Saturday, January 7, 2012

Types of Cooperative Learning


There exist four main types of cooperative learning, namely formal cooperative learning, informal cooperative learning, cooperative base groups and cooperative learning scripts (Johnson, D. et al. 1993).

1. Formal cooperative learning


Students work continuously for one class or for a series of classes in order to achieve common goals or complete a group assignment. Formal cooperative learning is teacher controlled. The teacher:

·         States the objectives of the lesson

·         Makes pre-instructional decisions

·         Explains the task and the positive interdependence

·         Monitors learning and provides assistance

·         Evaluates and provides feedback to pupils about the functioning of the group.

2. Informal cooperative learning


This type of cooperative learning does not last for long. It is usually undertaken in between lectures, demonstrations or projections. Given informal cooperative learning is short term, it is not as structured as a formal one. It can simply be among pupils sitting next to each other or in front or behind. It is useful especially to split lectures  and allow time for pupils to discuss, explain and check understanding of lessons being taught among themselves.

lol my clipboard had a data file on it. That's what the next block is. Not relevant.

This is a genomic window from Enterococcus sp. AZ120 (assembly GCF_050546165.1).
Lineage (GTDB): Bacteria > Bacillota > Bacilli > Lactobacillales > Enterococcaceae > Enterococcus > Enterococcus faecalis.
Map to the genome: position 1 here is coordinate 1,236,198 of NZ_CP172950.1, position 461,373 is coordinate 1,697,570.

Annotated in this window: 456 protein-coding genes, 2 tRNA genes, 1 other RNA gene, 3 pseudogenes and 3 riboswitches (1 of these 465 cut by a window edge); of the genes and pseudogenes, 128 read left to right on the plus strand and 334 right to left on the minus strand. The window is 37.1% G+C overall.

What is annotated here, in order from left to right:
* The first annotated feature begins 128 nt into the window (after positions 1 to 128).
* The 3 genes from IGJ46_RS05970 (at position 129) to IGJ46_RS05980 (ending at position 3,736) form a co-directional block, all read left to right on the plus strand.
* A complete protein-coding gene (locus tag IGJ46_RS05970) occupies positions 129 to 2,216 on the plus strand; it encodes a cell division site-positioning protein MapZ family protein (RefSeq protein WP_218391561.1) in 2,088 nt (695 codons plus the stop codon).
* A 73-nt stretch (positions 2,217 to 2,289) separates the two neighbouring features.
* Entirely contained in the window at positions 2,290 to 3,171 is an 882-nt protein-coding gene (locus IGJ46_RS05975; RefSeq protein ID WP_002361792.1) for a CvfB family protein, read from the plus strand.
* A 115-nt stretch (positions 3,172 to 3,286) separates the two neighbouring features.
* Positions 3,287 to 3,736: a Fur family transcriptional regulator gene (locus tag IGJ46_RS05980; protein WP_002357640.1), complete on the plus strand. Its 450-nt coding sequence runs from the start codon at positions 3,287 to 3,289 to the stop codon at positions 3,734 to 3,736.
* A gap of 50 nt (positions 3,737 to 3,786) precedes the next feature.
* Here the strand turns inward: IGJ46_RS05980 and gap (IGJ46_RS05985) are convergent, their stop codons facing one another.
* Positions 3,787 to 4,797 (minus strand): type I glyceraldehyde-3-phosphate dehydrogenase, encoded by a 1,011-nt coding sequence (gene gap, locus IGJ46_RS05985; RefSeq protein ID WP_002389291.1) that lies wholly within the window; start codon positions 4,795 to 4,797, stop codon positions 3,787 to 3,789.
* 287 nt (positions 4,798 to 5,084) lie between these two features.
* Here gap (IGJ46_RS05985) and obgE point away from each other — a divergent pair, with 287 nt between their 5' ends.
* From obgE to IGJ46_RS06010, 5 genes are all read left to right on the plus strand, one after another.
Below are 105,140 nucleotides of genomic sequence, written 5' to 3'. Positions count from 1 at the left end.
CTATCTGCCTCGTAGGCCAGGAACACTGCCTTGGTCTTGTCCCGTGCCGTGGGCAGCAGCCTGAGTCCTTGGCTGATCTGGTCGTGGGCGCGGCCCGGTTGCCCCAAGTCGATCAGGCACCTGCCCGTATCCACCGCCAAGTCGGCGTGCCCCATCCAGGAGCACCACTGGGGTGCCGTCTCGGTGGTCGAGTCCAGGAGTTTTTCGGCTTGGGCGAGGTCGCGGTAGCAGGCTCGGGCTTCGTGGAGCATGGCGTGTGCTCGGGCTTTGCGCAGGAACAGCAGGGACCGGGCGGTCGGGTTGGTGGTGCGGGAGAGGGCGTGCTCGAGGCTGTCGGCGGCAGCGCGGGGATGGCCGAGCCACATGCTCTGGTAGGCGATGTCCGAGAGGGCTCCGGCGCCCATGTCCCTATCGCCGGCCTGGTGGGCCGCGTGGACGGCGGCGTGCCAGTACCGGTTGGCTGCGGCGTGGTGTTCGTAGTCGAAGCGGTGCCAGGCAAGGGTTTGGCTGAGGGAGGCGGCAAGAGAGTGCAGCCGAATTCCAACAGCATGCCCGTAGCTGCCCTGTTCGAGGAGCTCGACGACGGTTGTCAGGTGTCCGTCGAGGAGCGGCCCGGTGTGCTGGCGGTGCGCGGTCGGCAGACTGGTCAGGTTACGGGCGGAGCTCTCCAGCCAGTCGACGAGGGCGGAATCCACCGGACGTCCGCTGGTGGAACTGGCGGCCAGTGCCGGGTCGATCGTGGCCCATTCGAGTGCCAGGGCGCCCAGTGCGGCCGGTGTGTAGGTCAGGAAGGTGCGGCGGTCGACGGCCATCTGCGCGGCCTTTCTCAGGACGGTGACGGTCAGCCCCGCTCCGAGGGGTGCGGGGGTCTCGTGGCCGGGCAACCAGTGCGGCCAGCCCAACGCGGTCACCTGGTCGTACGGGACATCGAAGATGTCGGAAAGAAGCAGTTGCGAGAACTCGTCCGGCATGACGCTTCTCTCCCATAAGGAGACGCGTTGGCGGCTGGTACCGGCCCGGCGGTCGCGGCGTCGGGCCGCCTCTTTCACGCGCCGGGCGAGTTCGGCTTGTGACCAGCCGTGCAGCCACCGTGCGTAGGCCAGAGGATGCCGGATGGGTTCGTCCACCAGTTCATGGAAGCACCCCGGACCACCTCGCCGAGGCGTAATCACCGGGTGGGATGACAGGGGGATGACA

3. Cooperative base groups


These are permanent groups that can last up to a full academic year or even more. The groups are heterogeneous and stable. The purpose is to enable students to have permanent commitment towards each other with respect to mutual support, help, encouragement and assistance so far as learning is concerned.

According to Johnson, D. et al. (1993), the use of base groups tends to improve attendance, personalise the work required and improve both quality and quantity of learning.

4. Cooperative learning scripts


This type of cooperative learning involves the use of standard procedures which result in repetitive actions in lessons and classroom management. Once planned and conducted several times, cooperative learning scripts become automatic activities that pupils will do with respect to specific tasks given.

Reference:

Johnson, D., Johnson, R. and Johnson Holubec, E., 1993. Circles of Learning: Cooperation in the Classroom. Minnesota: Interaction Book Co.

Other materials on Cooperative learning: